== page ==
Today’s blog post was suggested by a reader. I wrote a piece a while back about the dangers of intervening in an active incident, and he asked if I could extend my comments to intervention in a chronic incident: one which has been going on for some time. Such situations do exist, and they can be very dangerous to both the victim and the person who intervenes.
When someone is being stalked
Stalking and domestic violence are crimes that are, unfortunately, very common. (While it’s not unheard of for men to be victims of stalking and abuse, the majority of the victims are women and so that’s what I’ll address in this article.) Victims of these crimes frequently seek shelter with friends and family in the hope that their attackers will be deterred by the presence of other people. If you live a prepared lifestyle and someone you know is the victim of stalking or violence, they may be more likely come to you for help and protection.
While I would never presume to make your decision for you, there are some things that you should take into account before you agree to become a protector.
Your family will face her threat
A stalking victim seeking shelter with you (and your family, if applicable) will very likely put you and those around you in danger. Ex-spouses or ex-boyfriends are unpredictable, and can be quite violent — often not caring who stands between them and the object of their wrath. If you’re in the middle, you might become a victim yourself.
Doesn’t happen very often, you say? You’d be wrong. In one case, a woman with an abusive ex-boyfriend asked three of her girlfriends to stay with her for protection. The ex-boyfriend ended up killing the woman and her 2-year-old child, and critically wounding her three friends.
In reality, assuming any responsibility for the protection of another person is a highly specialized task. You’ve become a bodyguard or, in technical terms, an executive protection specialist. The people who do that job are trained how to look for and how to deal with a threat directed at other people; do you have that training and knowledge? If not, are you really doing her any favors by agreeing to do a job you’re not qualified to do?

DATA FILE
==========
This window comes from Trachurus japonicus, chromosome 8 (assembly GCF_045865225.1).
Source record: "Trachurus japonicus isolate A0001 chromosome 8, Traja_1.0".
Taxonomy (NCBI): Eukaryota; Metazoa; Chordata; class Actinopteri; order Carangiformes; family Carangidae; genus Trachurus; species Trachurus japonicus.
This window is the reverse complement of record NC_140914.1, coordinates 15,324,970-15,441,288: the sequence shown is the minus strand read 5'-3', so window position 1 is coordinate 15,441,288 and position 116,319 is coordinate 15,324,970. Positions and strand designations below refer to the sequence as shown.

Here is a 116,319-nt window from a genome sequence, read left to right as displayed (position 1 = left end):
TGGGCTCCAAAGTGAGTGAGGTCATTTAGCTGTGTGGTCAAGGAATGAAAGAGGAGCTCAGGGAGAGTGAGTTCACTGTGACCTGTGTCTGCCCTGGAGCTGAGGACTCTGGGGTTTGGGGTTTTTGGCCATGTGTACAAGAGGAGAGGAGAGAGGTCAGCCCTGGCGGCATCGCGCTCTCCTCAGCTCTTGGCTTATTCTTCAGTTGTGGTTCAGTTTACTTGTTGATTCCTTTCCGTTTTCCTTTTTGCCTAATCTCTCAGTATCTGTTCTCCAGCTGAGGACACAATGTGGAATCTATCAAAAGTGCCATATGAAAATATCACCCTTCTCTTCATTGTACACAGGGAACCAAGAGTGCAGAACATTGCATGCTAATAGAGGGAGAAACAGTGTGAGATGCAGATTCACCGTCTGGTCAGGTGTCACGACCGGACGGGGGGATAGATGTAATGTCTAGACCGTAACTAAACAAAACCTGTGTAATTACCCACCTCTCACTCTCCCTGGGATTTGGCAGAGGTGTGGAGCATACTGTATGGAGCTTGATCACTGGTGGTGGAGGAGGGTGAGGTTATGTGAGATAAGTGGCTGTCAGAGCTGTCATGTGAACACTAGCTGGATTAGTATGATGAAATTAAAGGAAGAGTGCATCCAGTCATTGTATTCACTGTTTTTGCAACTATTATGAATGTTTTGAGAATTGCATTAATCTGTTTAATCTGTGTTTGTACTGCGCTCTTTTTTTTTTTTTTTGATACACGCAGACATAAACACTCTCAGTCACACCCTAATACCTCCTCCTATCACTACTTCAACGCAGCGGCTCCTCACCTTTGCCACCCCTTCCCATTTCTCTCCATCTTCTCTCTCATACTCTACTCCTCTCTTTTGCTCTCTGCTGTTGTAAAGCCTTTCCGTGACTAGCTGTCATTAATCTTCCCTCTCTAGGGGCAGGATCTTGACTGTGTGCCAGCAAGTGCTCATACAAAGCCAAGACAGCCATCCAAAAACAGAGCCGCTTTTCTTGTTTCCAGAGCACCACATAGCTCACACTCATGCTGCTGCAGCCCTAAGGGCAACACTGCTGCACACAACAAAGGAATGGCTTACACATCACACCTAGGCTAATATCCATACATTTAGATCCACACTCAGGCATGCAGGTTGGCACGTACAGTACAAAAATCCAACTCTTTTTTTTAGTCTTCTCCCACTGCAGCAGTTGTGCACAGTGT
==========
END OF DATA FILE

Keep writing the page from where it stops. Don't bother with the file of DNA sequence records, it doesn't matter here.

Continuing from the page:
What happens if the problem escalates?
Understand that your mere presence won’t be enough to ward off a determined attacker. I know how validating the feeling of being trusted is, and how easy it is to believe that nothing will happen to the person under your care simply because you’re around to “protect” her. Your presence may not be enough; in fact, you may enrage a stalker or abuser who feels that you are inappropriately involving yourself in “his” business and their fight becomes yours. You might find yourself in the unenviable situation of having to justify your presence at a fight the prosecutor thinks wasn’t yours in the first place.
Let’s assume that you can deal with the threat and it actually happens; you’re put into a situation where you must use lethal force against the attacker. If you talk to any police officer who has experience with domestic violence calls you’ll learn that the victim, upon seeing her attacker hurt or killed, often turns on the people who saved her. In some cases she may use a great deal of emotionally-driven violence against her former protector, to include stabbing or shooting them! What would you do if that happened to you in your home?